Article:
Senate set to vote on drones bill

A bill requiring warrants to use drones for surveillance is expected to make its way to the Senate floor for debate next week. The “Freedom from Unwarranted Surveillance Act" prohibits the use of drones for surveillance except in limited circumstances. “All we’re d...
Apr 5, 2013

A bill requiring warrants to use drones for surveillance is expected to make its way to the Senate floor for debate next week.

The “Freedom from Unwarranted Surveillance Act" prohibits the use of drones for surveillance except in limited circumstances.

“All we’re doing is bringing the law to catch up with the new technology,” said Sen. Mae Beavers, the bill’s sponsor.

Drones, unmanned aerial vehicles that can be equipped with weapons or surveillance equipment, have been used for years by the Department of Defense in military applications. A bill passed March 6 in the U.S. House would require the Department of Defense to reveal any military drones used domestically to conduct surveillance on American citizens.

But drone use is not limited to the military.

In 2012, 81 organizations – including military branches, law enforcement agencies, colleges and universities – applied for drone licensure from the FAA, according to the Electronic Frontier Foundation.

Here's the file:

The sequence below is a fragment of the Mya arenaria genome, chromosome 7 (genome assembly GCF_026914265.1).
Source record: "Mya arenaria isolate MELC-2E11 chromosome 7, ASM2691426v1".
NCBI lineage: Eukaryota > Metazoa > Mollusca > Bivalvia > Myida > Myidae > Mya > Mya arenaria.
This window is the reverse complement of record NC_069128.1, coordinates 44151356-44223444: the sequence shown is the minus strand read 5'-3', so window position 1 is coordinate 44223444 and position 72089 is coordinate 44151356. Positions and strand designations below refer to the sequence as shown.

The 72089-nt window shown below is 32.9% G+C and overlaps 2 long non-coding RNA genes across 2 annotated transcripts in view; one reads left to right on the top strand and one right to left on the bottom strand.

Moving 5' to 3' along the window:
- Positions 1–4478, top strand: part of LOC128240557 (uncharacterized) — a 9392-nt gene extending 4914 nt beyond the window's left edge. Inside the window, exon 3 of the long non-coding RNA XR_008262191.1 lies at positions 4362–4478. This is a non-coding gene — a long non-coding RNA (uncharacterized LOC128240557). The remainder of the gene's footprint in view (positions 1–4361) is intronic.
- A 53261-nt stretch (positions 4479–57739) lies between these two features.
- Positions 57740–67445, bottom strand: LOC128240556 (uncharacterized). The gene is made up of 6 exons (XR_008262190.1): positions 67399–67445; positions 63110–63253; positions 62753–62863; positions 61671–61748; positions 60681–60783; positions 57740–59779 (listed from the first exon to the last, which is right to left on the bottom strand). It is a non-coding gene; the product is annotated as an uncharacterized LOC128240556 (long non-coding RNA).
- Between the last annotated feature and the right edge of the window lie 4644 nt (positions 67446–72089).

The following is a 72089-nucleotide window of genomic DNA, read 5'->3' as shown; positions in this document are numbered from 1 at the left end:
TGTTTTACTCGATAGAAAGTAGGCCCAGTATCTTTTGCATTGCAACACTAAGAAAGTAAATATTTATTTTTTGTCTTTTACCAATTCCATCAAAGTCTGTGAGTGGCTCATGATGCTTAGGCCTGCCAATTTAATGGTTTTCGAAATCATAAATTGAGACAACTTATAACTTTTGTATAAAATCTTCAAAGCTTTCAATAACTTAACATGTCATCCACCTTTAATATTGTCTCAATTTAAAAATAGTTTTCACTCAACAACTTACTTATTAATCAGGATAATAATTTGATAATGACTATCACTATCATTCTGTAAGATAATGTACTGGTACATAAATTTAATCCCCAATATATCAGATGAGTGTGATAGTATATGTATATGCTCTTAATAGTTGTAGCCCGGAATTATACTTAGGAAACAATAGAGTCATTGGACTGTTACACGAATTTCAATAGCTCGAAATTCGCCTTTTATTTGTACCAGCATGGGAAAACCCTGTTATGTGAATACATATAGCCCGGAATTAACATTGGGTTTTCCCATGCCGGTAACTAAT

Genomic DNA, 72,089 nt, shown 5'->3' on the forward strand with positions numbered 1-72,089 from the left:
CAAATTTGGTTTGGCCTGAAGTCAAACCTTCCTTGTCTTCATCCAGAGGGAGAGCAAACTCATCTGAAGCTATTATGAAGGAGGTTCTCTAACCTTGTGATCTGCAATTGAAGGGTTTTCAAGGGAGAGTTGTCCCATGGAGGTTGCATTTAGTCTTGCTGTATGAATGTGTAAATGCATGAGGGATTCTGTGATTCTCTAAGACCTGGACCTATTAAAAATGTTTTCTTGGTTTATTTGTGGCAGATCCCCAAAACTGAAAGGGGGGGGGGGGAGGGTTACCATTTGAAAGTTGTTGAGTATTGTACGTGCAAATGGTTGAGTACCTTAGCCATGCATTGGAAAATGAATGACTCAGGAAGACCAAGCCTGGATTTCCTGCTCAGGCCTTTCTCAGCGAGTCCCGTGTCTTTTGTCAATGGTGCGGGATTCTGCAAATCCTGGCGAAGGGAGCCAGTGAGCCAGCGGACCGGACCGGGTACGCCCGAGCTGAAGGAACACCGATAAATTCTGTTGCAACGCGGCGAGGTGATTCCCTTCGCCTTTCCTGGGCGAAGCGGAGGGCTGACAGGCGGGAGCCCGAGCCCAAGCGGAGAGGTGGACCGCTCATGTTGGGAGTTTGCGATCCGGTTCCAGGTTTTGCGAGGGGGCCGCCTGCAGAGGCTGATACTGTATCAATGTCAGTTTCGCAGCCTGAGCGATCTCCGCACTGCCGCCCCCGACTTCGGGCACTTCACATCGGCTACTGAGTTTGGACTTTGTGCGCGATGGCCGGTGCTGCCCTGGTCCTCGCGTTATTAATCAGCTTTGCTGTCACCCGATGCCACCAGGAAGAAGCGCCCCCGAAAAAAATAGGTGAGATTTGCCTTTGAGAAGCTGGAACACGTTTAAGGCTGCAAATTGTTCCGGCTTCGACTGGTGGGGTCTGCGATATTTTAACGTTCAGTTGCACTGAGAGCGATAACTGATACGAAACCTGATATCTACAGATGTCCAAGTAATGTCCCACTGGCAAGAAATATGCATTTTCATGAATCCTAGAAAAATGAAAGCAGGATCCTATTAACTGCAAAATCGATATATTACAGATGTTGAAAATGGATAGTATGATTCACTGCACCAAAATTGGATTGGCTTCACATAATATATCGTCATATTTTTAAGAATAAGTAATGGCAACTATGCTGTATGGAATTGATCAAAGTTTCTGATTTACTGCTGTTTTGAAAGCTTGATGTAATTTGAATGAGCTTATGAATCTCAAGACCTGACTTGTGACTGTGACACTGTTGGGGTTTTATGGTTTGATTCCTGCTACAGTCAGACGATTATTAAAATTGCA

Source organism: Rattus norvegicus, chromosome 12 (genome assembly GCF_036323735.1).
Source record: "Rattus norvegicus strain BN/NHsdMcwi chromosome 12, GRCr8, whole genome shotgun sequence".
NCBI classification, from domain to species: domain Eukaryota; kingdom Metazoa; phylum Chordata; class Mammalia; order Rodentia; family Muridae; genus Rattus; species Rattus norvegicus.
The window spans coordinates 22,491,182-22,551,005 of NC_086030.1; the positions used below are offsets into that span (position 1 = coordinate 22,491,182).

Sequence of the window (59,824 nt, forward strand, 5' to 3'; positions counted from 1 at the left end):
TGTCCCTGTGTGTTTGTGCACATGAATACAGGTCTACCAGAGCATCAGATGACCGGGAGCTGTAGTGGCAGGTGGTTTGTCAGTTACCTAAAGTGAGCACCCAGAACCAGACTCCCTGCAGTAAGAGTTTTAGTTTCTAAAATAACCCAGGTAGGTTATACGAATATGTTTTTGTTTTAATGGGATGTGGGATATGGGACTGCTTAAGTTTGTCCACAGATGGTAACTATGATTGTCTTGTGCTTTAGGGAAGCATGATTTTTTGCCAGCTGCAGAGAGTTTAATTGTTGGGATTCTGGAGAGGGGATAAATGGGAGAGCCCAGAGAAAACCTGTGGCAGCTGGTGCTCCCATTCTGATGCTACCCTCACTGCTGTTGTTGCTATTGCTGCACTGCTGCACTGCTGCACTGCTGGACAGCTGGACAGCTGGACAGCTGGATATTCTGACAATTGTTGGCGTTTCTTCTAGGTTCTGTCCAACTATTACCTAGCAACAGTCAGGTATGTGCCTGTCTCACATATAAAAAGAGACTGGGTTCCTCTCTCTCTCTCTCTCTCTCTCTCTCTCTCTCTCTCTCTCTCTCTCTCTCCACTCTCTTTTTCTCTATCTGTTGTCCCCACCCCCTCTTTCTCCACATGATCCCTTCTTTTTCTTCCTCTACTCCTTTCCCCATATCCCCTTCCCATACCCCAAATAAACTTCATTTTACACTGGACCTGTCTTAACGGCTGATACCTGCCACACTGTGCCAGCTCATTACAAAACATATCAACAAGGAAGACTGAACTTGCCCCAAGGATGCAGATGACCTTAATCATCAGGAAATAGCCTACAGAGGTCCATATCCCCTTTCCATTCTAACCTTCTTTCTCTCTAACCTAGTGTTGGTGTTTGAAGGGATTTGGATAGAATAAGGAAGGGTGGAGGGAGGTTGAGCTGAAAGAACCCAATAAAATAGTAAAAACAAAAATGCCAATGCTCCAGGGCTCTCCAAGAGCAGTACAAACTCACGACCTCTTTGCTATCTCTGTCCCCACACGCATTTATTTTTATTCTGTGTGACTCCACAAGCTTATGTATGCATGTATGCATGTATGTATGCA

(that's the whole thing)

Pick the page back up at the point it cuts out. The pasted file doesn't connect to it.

Among those organizations were Middle Tennessee State University and Oak Ridge National Laboratory.

“In the process of all this, I found out that Metro Nashville owns two and Memphis has one,” said Beavers, R-Mt. Juliet.

The bill requires law enforcement get search warrants before using drones to get evidence through surveillance.

“We just want to make sure they’re not used to spy on people without the police first having to obtain a warrant,” said Beavers.

Any evidence obtained without a warrant would not be admissible in court, and anyone falling prey to unwarranted surveillance by a drone would be eligible to file a lawsuit under the proposed bill.

The two notable exceptions when a warrant would not be required is when there is specific and credible threat of a terrorist attack or if law enforcement has reason to believe there’s imminent danger to life.

The bill passed unanimously in the Senate Judiciary Committee on Tuesday.

“I expected it to pass, but I wasn’t sure it would pass unanimously,” said Beavers.

The House version, sponsored by freshman Rep. Micah Van Huss, R-Jonesborough, is scheduled for consideration in the House Calendar and Rules Committee.

Log in or sign up to post comments.